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FASEB J. 2005 Feb;19(2):255-7. Epub 2004 Nov 17.

Intracellular Abeta42 activates p53 promoter: a pathway to neurodegeneration in Alzheimer's disease.

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  • 1Department of Neurology, Neurological Institute, Graduate School of Medical Sciences, Kyushu University, 3-1-1 Maidashi, Higashi-ku, Fukuoka 812-8582, Japan.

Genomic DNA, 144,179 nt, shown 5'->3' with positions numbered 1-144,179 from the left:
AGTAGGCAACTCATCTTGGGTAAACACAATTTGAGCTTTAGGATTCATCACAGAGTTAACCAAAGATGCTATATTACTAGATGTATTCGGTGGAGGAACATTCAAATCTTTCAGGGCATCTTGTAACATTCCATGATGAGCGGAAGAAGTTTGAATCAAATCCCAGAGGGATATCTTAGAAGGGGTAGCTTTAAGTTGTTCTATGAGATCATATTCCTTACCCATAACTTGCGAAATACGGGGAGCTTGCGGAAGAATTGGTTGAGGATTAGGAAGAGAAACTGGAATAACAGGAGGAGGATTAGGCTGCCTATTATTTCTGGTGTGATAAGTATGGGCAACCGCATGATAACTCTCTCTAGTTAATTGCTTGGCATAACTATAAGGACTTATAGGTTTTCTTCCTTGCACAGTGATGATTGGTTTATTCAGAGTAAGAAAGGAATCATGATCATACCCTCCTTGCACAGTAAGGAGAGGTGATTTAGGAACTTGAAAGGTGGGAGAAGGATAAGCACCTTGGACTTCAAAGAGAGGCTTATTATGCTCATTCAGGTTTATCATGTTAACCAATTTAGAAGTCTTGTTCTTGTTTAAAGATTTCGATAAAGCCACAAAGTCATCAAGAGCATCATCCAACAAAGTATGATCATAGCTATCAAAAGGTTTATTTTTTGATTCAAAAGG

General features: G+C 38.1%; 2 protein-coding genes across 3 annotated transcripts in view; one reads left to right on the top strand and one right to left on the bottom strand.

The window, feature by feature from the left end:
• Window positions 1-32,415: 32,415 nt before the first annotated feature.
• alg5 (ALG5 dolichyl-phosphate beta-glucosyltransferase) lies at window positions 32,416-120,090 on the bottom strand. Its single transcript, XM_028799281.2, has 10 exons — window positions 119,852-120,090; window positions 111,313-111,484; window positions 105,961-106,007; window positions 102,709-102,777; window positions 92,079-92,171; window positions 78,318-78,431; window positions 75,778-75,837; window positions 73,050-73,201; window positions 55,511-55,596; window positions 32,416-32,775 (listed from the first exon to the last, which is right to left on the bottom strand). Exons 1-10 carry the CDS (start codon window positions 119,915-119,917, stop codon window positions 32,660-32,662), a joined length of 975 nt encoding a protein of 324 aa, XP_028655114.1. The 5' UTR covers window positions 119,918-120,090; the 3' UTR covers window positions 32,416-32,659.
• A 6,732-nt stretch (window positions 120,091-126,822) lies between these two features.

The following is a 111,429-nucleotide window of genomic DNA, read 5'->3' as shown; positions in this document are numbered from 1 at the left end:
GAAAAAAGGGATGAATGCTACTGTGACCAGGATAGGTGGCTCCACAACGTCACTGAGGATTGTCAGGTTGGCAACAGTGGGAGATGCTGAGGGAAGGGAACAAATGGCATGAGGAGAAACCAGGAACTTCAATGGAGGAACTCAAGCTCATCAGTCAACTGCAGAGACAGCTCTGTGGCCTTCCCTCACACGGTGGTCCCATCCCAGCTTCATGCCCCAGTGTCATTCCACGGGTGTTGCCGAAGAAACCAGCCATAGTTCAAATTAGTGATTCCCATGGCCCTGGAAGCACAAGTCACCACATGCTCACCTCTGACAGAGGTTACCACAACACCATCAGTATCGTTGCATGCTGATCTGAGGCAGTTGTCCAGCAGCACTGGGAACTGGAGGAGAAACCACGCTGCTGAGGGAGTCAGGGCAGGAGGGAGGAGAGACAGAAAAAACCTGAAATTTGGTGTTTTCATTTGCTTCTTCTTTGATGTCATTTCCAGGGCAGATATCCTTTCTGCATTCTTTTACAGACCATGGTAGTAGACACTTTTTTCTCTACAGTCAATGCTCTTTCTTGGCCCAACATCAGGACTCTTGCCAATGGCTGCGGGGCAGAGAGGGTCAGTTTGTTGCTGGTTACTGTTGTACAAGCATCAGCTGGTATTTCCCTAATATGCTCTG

The amyloid beta-protein (Abeta) ending at 42 plays a pivotal role in Alzheimer's disease (AD). We have reported previously that intracellular Abeta42 is associated with neuronal apoptosis in vitro and in vivo. Here, we show that intracellular Abeta42 directly activated the p53 promoter, resulting in p53-dependent apoptosis, and that intracellular Abeta40 had a similar but lesser effect. Moreover, oxidative DNA damage induced nuclear localization of Abeta42 with p53 mRNA elevation in guinea-pig primary neurons. Also, p53 expression was elevated in brain of sporadic AD and transgenic mice carrying mutant familial AD genes. Remarkably, accumulation of both Abeta42 and p53 was found in some degenerating-shape neurons in both transgenic mice and human AD cases. Thus, the intracellular Abeta42/p53 pathway may be directly relevant to neuronal loss in AD. Although neurotoxicity of extracellular Abeta is well known and synaptic/mitochondrial dysfunction by intracellular Abeta42 has recently been suggested, intracellular Abeta42 may cause p53-dependent neuronal apoptosis through activation of the p53 promoter; thus demonstrating an alternative pathogenesis in AD.

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